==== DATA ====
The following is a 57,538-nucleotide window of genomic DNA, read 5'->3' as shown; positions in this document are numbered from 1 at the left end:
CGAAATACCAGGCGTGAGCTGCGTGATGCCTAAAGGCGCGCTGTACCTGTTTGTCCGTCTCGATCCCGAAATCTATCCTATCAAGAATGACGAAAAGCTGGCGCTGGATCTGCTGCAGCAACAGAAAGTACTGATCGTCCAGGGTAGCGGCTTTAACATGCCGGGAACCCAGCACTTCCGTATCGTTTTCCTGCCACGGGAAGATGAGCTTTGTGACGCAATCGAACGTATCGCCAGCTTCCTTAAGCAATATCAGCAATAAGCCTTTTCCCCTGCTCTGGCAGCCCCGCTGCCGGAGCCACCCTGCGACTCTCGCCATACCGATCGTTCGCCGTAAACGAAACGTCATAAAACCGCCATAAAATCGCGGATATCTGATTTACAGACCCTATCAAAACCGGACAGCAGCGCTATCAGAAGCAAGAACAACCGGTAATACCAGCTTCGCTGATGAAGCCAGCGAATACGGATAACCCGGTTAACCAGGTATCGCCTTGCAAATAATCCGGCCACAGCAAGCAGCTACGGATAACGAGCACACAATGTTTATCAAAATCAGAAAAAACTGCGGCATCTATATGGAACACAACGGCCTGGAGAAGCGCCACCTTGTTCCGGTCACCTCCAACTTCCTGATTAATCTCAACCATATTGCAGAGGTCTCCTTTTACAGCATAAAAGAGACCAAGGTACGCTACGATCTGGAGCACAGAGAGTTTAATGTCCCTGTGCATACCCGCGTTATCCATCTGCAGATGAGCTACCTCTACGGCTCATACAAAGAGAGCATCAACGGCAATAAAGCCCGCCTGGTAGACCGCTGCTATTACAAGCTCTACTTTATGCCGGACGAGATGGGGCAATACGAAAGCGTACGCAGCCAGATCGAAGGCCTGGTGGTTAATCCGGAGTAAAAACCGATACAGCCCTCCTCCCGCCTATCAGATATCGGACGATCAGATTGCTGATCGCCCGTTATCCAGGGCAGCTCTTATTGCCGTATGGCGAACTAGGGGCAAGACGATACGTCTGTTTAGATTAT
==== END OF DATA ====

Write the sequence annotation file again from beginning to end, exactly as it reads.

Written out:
The following is a 57,538-nucleotide window of genomic DNA, read 5'->3' as shown; positions in this document are numbered from 1 at the left end:
CGAAATACCAGGCGTGAGCTGCGTGATGCCTAAAGGCGCGCTGTACCTGTTTGTCCGTCTCGATCCCGAAATCTATCCTATCAAGAATGACGAAAAGCTGGCGCTGGATCTGCTGCAGCAACAGAAAGTACTGATCGTCCAGGGTAGCGGCTTTAACATGCCGGGAACCCAGCACTTCCGTATCGTTTTCCTGCCACGGGAAGATGAGCTTTGTGACGCAATCGAACGTATCGCCAGCTTCCTTAAGCAATATCAGCAATAAGCCTTTTCCCCTGCTCTGGCAGCCCCGCTGCCGGAGCCACCCTGCGACTCTCGCCATACCGATCGTTCGCCGTAAACGAAACGTCATAAAACCGCCATAAAATCGCGGATATCTGATTTACAGACCCTATCAAAACCGGACAGCAGCGCTATCAGAAGCAAGAACAACCGGTAATACCAGCTTCGCTGATGAAGCCAGCGAATACGGATAACCCGGTTAACCAGGTATCGCCTTGCAAATAATCCGGCCACAGCAAGCAGCTACGGATAACGAGCACACAATGTTTATCAAAATCAGAAAAAACTGCGGCATCTATATGGAACACAACGGCCTGGAGAAGCGCCACCTTGTTCCGGTCACCTCCAACTTCCTGATTAATCTCAACCATATTGCAGAGGTCTCCTTTTACAGCATAAAAGAGACCAAGGTACGCTACGATCTGGAGCACAGAGAGTTTAATGTCCCTGTGCATACCCGCGTTATCCATCTGCAGATGAGCTACCTCTACGGCTCATACAAAGAGAGCATCAACGGCAATAAAGCCCGCCTGGTAGACCGCTGCTATTACAAGCTCTACTTTATGCCGGACGAGATGGGGCAATACGAAAGCGTACGCAGCCAGATCGAAGGCCTGGTGGTTAATCCGGAGTAAAAACCGATACAGCCCTCCTCCCGCCTATCAGATATCGGACGATCAGATTGCTGATCGCCCGTTATCCAGGGCAGCTCTTATTGCCGTATGGCGAACTAGGGGCAAGACGATACGTCTGTTTAGATTAT